This might not be a new idea but I remembered that whilst I was printing PETG at 240C, I had horrible delamination problems between layers and had to turn up to 250C to get reliable prints. So considering that we wanted to stack prints, I wondered why not use this to our advantage.
Here's a depiction of what I'm thinking:
This method really depends on how well you are able to control the hot end temperature, what temperature the material delaminates at and what material is used.
I've experimented with PETG and it shows promising results that we can reliably get stacked prints that can be split apart easily by hand.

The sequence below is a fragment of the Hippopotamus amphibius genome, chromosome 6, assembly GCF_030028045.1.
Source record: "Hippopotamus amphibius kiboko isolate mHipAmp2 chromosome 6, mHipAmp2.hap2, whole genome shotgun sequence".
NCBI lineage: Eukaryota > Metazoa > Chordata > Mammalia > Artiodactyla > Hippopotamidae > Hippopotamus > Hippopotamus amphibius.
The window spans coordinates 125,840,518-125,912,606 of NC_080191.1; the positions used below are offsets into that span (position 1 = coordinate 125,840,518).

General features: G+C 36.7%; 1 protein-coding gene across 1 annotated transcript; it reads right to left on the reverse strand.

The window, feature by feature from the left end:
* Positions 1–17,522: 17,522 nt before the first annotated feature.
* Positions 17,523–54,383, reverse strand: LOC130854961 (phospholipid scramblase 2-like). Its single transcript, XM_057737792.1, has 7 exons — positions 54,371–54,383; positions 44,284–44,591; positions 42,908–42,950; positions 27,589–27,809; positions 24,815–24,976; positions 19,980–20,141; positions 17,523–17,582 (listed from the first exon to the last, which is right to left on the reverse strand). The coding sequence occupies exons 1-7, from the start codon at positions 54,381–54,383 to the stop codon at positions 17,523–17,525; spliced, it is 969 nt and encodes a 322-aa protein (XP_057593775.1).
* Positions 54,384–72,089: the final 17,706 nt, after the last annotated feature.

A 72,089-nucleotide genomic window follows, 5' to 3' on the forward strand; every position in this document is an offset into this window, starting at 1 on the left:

Left print shows the bottom of visor 2 and the one next to it is the top of visor 1. The surface finish is quite good with minimal drooping of layers as the layer was fully supported with no separation distance between each band. This is only one test print but it could be possible to repeatably create stack prints that are easy to remove using this method. This method does vary from printer to printer and material to material so do be aware. If the temperature difference between normal printing temperature and delamination temperature is too great, you may need to make some compromises on certain layers so that the hotend can reach the target temperature quickly.
Currently, I haven’t yet seen a slicer implement a delamination layer operation but hopefully it will be added soon. There are workarounds with slicers like Cura but the effect may not function as well, due to how the nozzle takes time to change temperature.